Rashi students understand that social justice is fully integrated into our way of thinking, behaving, and interacting with others. It connects to almost everything they study.
Tzedek (justice), one of Rashi’s five core values, is the heart of our curriculum and an essential part of our identity as a community. Our commitment to Tzedek emanates from our Reform Jewish tradition, which teaches us that all creation has one source and that humankind is created in the Divine image. Tikkun olam (repairing the world) is part of our sacred mission.
Social Justice Emphasis
The Rashi social justice curriculum connects intimately to other key character development goals of a Rashi education, including democratic leadership, citizenship, critical thinking, and awareness of the diverse social forces in our world. Social justice is integrated into every appropriate aspect of the curriculum as well as activities in the broader school community. We constantly seek, identify, explore and highlight acts of social justice that occur around us. Most importantly, we model social justice every day in interactions with one another as students, teachers, peers, colleagues and friends.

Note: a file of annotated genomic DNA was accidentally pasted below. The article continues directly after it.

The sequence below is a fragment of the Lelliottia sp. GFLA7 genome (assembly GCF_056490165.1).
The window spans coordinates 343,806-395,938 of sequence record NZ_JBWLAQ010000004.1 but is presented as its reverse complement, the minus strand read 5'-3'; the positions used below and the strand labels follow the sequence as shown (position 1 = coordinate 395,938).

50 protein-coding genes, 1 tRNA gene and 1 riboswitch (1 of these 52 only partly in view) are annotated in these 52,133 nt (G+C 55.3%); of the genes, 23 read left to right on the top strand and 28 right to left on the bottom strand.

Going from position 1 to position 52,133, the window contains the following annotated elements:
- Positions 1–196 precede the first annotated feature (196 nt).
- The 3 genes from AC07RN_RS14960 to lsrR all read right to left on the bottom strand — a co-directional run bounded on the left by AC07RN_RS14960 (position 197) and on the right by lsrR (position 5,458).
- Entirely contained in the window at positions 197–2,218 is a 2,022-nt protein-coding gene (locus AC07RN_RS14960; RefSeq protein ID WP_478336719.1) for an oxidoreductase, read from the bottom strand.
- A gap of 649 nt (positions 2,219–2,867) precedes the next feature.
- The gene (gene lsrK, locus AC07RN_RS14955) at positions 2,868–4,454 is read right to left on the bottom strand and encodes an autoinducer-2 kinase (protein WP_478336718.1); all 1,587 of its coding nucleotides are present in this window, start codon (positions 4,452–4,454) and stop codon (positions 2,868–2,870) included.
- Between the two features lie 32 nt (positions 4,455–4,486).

Our work with each grade is thoughtful, deliberate, relevant, developmentally appropriate, presented within a spiral curriculum and always based on Jewish text. We help students derive meaning from texts which were written years ago by examining them critically to find relevance to their lives today.
Younger students learn about organizations that perform mitzvot and make connections to children's literature with a social justice theme. We identify Tzedakah Heroes – ordinary people doing extraordinary things who saw problems and worked to fix them.
In Middle School, social justice permeates the curriculum, appearing in units such as Holiness in Jewish Studies (Leviticus), Recycling/Protecting the Earth (trash unit in science), Language Arts (A Raisin in the Sun), and Social Justice Issues during the Great Depression (Grade 8 social studies).
We actualize our learning through mitzvot, which makes the concept of tikkun olam, or repairing the world, tangible and visible for students. Students learn that social justice is a mandate from our tradition – each of us has unique skills and interests which we can put to work in some area which needs our help.
We emphasize that even children can make a difference in the world and we support each student's efforts to identify a problem of particular interest and to apply his or her unique skills to help address the problem.
Find out more about Social Justice as part of Jewish Life at Rashi